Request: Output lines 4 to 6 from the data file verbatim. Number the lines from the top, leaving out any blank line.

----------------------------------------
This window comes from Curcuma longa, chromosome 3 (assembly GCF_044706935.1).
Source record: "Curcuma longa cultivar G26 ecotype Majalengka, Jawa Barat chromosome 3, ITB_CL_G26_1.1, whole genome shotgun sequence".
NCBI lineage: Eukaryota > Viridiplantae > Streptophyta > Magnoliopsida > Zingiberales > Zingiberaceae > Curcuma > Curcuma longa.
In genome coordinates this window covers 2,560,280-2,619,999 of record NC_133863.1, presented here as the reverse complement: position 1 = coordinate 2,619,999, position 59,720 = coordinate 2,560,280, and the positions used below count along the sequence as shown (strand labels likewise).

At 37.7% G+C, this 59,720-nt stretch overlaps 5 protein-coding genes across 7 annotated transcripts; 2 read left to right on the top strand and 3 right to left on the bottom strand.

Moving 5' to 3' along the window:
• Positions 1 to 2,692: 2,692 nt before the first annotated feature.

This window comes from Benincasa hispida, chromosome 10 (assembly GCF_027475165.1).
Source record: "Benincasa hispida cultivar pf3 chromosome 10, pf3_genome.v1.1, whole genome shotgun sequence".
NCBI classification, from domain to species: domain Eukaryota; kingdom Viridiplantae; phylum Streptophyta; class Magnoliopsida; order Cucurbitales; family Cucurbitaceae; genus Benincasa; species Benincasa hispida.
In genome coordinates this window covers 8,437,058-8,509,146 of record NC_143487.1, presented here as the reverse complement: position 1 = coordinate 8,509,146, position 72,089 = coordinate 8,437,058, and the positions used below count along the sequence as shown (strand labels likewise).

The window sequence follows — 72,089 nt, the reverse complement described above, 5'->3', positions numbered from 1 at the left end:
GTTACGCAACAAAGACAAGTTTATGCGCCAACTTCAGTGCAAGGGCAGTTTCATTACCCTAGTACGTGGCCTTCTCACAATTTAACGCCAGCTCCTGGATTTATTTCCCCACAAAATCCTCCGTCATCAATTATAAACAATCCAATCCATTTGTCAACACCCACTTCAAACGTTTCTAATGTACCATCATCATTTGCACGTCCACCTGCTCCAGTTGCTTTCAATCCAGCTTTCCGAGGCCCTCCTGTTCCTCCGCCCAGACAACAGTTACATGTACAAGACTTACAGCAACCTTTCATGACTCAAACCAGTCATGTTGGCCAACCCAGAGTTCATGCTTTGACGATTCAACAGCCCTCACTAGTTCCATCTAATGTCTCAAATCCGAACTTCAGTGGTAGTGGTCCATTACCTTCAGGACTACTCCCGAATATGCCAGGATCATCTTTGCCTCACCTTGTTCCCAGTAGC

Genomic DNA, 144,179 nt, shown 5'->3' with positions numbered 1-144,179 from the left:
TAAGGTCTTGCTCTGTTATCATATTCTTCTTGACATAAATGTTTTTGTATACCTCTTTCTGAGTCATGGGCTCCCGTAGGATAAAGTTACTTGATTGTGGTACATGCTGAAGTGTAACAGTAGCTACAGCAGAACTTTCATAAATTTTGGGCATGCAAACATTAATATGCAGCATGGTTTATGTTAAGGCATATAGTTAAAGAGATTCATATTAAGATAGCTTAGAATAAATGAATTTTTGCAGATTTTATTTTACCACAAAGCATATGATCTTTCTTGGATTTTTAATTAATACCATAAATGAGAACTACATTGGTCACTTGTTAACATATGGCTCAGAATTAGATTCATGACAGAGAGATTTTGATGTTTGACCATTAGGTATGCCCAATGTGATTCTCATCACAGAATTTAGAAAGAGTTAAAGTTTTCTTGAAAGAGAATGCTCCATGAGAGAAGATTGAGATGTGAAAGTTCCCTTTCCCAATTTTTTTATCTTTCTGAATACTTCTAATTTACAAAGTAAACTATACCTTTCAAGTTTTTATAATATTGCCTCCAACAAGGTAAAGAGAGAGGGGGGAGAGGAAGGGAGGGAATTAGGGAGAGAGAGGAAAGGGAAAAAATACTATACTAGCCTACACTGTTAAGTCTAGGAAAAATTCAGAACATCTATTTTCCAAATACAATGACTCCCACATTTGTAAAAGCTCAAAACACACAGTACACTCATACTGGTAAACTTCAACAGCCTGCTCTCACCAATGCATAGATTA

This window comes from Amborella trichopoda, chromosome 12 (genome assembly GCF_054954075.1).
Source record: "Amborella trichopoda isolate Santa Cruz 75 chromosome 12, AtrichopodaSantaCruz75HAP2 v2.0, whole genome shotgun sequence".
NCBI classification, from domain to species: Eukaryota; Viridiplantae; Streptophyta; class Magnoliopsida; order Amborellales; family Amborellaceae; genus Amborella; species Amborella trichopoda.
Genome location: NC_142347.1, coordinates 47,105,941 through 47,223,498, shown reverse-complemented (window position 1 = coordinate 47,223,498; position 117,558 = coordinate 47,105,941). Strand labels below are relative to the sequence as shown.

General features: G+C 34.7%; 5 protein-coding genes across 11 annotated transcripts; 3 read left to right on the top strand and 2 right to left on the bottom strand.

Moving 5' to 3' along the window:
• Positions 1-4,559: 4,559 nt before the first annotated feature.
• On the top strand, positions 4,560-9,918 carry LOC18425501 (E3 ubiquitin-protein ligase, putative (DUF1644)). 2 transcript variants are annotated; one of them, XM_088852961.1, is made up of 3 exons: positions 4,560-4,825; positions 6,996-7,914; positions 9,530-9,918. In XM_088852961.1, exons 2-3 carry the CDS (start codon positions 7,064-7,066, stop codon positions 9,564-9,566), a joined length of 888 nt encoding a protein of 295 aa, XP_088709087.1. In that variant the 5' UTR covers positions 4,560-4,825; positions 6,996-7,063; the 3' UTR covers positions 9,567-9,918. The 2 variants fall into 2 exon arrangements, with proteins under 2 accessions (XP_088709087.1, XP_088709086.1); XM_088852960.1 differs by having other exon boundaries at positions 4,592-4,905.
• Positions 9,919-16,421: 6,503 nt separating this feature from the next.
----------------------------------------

In genome coordinates this window covers 2,560,280-2,619,999 of record NC_133863.1, presented here as the reverse complement: position 1 = coordinate 2,619,999, position 59,720 = coordinate 2,560,280, and the positions used below count along the sequence as shown (strand labels likewise).

At 37.7% G+C, this 59,720-nt stretch overlaps 5 protein-coding genes across 7 annotated transcripts; 2 read left to right on the top strand and 3 right to left on the bottom strand.

Moving 5' to 3' along the window: